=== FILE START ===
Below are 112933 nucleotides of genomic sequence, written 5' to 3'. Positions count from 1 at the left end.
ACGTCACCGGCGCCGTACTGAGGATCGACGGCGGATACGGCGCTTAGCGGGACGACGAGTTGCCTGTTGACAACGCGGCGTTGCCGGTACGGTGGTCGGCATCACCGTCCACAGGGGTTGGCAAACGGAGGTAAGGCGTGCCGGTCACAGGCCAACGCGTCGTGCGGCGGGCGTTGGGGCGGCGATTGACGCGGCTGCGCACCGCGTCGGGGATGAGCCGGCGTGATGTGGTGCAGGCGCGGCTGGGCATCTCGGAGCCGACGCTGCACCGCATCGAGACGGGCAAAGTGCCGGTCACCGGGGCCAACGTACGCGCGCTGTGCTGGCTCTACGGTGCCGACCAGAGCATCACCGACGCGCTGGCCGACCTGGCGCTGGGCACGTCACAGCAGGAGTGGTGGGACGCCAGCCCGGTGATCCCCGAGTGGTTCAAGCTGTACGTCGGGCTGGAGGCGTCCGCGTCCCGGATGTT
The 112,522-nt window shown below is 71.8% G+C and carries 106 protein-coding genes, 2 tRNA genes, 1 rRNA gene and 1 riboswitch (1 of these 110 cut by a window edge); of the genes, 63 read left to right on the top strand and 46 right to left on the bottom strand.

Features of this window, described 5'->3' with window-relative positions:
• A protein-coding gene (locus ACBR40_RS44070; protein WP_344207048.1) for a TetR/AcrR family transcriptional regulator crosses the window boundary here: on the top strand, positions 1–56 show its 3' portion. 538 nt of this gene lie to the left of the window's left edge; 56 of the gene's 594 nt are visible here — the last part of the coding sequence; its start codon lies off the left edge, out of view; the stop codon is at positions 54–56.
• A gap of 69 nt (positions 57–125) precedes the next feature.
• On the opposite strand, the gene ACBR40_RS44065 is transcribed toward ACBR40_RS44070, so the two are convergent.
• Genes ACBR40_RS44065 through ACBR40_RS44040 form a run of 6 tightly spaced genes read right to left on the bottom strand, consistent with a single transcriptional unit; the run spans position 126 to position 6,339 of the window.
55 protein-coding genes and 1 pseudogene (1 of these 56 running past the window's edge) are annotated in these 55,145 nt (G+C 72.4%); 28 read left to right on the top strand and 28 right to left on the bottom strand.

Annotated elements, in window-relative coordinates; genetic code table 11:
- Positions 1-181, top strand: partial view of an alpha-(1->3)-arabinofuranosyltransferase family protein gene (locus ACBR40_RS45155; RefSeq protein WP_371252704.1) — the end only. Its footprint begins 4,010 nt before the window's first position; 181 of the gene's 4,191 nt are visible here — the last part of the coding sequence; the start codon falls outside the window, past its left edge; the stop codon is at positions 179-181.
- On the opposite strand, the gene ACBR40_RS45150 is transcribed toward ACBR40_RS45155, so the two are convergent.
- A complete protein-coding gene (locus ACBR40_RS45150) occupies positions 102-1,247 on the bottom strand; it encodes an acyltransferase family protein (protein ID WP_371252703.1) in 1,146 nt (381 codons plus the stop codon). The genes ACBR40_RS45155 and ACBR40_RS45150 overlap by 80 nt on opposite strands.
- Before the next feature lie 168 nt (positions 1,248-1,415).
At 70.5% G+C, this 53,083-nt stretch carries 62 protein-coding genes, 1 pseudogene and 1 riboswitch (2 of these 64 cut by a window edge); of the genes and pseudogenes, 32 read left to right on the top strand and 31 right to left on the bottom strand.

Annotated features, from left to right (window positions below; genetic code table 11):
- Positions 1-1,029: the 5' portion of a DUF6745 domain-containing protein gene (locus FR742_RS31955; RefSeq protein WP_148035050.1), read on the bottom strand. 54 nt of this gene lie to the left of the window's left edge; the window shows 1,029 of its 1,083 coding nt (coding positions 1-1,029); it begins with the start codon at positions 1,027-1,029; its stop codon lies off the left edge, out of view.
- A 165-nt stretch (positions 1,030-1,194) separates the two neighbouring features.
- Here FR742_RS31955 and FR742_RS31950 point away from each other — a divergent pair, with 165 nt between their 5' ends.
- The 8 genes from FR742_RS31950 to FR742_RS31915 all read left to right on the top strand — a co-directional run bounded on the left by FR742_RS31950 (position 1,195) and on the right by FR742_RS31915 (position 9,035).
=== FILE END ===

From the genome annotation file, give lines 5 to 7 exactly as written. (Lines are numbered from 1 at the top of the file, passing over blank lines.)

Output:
• A protein-coding gene (locus ACBR40_RS44070; protein WP_344207048.1) for a TetR/AcrR family transcriptional regulator crosses the window boundary here: on the top strand, positions 1–56 show its 3' portion. 538 nt of this gene lie to the left of the window's left edge; 56 of the gene's 594 nt are visible here — the last part of the coding sequence; its start codon lies off the left edge, out of view; the stop codon is at positions 54–56.
• A gap of 69 nt (positions 57–125) precedes the next feature.
• On the opposite strand, the gene ACBR40_RS44065 is transcribed toward ACBR40_RS44070, so the two are convergent.